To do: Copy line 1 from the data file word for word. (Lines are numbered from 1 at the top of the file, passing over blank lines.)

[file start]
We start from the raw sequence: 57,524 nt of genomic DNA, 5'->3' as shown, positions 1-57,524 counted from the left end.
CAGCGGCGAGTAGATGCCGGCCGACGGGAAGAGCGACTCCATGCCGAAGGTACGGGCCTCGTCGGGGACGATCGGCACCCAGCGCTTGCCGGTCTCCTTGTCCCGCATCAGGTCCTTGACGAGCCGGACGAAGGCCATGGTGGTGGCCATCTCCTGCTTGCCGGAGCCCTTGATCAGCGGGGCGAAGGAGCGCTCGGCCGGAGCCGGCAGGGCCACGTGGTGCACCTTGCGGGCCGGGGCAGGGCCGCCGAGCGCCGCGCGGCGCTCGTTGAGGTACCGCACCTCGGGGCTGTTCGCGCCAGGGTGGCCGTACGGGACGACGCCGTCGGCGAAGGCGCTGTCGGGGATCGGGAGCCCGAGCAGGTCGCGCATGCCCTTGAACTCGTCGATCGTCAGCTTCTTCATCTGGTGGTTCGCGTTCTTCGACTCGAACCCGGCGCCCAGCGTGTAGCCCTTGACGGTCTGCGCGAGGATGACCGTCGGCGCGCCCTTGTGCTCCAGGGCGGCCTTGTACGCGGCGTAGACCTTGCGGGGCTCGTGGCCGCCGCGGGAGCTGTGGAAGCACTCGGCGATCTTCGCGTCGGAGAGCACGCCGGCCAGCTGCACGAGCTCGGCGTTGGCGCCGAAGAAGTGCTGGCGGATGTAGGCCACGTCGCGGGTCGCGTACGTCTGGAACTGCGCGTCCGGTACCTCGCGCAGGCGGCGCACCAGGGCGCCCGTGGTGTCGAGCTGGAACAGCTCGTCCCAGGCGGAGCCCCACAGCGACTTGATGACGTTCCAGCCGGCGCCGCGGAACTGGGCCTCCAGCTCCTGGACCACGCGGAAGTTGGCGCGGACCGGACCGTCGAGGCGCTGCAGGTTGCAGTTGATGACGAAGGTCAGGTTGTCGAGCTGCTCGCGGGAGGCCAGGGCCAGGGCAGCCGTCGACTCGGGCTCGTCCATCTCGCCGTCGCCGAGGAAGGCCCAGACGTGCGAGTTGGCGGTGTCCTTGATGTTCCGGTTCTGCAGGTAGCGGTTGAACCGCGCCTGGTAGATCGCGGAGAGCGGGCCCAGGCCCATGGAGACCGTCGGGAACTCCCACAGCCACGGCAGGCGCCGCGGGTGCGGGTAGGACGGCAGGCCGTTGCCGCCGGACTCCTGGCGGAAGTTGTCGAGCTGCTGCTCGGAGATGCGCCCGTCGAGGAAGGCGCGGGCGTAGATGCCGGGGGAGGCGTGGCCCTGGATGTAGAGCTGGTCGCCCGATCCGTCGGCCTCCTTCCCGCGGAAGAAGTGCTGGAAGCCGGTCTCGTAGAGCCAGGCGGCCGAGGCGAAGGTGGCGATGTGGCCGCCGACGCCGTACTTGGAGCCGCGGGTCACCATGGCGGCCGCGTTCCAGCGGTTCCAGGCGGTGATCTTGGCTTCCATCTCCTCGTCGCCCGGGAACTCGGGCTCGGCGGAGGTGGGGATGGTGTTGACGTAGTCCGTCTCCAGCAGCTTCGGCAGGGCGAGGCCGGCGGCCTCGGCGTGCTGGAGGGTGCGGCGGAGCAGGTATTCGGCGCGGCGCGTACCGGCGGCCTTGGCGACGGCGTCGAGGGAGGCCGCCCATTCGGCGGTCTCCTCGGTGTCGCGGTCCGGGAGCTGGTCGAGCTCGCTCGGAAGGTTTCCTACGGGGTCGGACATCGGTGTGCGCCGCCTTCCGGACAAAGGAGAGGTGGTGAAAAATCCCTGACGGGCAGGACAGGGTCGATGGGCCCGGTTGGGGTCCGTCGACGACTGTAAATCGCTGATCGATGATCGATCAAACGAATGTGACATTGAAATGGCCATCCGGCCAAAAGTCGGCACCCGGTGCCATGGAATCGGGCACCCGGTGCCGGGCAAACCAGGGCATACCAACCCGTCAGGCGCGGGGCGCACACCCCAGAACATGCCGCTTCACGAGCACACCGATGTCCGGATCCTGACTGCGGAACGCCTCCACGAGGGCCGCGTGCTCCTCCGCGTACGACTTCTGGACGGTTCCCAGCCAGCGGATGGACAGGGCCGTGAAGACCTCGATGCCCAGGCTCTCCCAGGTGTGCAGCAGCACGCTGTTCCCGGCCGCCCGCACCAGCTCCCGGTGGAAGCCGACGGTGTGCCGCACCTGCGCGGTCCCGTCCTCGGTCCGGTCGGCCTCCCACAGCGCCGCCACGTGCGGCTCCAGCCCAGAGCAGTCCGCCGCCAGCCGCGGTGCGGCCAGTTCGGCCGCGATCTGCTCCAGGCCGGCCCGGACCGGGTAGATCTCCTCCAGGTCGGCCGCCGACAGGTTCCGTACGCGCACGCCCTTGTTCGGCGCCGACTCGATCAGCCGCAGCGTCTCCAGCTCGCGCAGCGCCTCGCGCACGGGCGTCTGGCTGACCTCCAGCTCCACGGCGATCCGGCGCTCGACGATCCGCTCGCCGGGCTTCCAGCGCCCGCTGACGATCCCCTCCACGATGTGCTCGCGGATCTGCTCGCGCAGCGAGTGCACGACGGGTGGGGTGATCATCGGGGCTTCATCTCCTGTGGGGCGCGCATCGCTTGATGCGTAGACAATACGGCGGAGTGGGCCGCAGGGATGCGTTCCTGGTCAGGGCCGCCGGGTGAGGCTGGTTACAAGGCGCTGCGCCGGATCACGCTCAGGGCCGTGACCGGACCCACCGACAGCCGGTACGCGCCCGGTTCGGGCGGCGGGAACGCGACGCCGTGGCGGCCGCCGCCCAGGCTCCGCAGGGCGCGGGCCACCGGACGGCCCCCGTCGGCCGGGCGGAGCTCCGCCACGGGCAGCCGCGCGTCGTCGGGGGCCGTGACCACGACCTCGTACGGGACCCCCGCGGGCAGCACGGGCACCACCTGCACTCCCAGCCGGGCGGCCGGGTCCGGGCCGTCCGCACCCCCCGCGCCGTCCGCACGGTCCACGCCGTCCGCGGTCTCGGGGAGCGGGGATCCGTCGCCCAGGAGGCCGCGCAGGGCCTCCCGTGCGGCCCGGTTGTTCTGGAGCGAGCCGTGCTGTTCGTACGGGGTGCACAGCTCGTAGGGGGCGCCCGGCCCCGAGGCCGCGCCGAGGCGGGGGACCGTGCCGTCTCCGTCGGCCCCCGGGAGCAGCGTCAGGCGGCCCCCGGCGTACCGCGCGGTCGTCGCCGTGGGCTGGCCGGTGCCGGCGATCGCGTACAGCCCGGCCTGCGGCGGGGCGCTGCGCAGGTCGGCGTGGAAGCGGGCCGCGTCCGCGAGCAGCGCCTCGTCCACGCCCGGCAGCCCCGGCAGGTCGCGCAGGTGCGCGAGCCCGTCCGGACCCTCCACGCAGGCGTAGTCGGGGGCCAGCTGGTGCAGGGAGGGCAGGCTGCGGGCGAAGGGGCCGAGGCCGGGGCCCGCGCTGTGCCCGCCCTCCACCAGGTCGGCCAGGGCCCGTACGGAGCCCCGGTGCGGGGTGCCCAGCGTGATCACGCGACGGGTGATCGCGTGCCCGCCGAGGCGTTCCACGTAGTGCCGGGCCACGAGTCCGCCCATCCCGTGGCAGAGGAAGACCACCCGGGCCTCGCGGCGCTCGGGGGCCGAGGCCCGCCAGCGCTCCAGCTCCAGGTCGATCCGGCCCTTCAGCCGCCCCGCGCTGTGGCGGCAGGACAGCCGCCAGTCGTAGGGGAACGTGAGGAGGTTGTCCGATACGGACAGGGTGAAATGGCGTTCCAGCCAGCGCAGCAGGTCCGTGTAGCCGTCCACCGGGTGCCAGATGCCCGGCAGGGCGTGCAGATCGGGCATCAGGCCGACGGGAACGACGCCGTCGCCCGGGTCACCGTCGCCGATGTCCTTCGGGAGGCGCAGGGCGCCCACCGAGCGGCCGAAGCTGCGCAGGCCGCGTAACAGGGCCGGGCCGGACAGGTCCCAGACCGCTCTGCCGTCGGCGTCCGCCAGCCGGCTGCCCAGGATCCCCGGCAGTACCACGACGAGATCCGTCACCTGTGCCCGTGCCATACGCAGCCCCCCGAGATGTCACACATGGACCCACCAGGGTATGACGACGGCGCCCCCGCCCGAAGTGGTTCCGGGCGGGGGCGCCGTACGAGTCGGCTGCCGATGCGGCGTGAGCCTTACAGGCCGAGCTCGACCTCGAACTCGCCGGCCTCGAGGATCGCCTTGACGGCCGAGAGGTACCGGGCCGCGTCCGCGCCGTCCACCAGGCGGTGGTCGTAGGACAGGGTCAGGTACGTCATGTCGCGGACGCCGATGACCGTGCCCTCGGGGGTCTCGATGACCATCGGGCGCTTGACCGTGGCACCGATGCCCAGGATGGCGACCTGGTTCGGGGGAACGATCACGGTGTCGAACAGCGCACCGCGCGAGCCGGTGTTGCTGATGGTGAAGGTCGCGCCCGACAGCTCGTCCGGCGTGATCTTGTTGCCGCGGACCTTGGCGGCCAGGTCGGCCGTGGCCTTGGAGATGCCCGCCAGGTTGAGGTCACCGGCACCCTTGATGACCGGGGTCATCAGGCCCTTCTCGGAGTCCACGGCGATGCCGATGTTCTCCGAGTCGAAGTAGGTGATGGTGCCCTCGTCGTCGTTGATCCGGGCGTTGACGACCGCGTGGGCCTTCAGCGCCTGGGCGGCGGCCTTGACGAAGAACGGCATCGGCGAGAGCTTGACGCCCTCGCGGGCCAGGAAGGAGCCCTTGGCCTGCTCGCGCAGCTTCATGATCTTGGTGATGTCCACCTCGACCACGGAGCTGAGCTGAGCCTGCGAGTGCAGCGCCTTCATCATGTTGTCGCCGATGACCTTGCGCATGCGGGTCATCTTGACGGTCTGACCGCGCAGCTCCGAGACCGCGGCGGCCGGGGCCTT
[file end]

We start from the raw sequence: 57,524 nt of genomic DNA, 5'->3' as shown, positions 1-57,524 counted from the left end.